An all-too-common occurrence for life insurance policy holders is one in which someone bought a life insurance policy many years ago, they paid the premiums diligently, and they got a Lapse Notice suddenly. The Notice says,”… your premium is not sufficient to cover the policy costs, please submit (much more) money to maintain your valuable coverage.” You’ll probably look for help from the insurer or agent. Here are a few things you should consider in keeping your valuable coverage.

The policyholder also thinks of life insurance the same way he thinks about auto insurance. They receive a premium notice, pay the premium amount specified on the notice, and assume that they have met their obligation to obtain coverage. What they don’t realize is that the premium isn’t the same as the cost with life insurance plans, like universal life, indexed life, whole life and variable life.

Premium is what the insurance company pays you. The coverage costs are policy fees.

With these policies as the insured gets older the cost of life insurance policy is greater. This is usually the place where the trouble happens. The policy expenses at some point in time, and often unknown to the policy owner, exceed the premium to be paid. It triggers a provision in the policy that allows the insurer to make up any shortfall of premium costs from the cash value of the policy, without having to alert the policy owner. The life insurance policy will be stripped of its cash value as this event occurs every month and will push towards a loss.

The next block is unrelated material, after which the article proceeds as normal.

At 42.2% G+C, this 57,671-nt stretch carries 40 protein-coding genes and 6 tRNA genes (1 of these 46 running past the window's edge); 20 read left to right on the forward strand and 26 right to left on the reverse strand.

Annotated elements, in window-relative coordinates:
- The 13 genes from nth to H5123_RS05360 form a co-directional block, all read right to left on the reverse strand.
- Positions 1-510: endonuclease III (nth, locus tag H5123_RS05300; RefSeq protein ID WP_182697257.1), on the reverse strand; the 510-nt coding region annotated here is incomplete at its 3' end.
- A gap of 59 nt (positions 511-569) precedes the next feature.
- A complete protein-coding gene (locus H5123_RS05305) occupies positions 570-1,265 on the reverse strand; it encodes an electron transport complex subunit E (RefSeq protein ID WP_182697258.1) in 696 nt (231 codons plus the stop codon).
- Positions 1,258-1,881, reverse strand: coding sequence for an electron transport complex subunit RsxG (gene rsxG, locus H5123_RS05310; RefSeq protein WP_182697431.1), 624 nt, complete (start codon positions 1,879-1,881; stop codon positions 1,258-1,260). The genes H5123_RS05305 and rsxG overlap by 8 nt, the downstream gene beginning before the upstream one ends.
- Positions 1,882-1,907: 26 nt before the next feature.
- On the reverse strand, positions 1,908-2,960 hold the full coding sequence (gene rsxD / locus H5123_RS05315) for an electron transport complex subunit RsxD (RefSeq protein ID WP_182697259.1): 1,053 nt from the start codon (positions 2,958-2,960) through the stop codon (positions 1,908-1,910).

Before a life insurance policy expires, the insurer is obliged to mail a lapse notice giving the policy owner 31 days to pay a premium to cover expenses worth one month. However, the problem is that the expenses typically exceeded considerably the amount of premium the owner paid.

It’s common for the new premium to be three or four times, or even more, than they had paid. This can remove the cost of the coverage from its financial reach. There may be no reason for the increase in premiums and a life insurance specialist will review the policy to decide if you are overcharged.

To ensure that you are not caught off guard by increasing policy fees and losing your valuable coverage, one thing you can do is review your policy with an agent every year. You should bring a recent Annual Statement for the policy in this meeting and the agent should provide illustrations in force. These are the tools that best inform you about the expenses of the policy, and where your premium amounts should be set for the year.

If you have received a notice of lapse for your life insurance policy, here are some things you can do: 1. Reduce mortality benefit to an acceptable level. The lower the benefit of death the lower the premium.

  1. Ask the insurer for the costs of keeping the policy in force to an age below maturity. In other words, as one example, a compulsory life insurance policy would remain in force until age 100 of the insured. Fees are set according to this assumption of age— 100. If you tell the insurer that you only want the policy to remain in force until age 86 (for instance), the premium required will be lower.
  2. Ask the insurer if they are offering a cheaper insurance package to swap the policy for.
  3. Get the support of a trained agent to help you understand and make policy decisions.
  4. Have a life insurance analyst review the policy, past payments and future payments to determine if the coverage overloads you.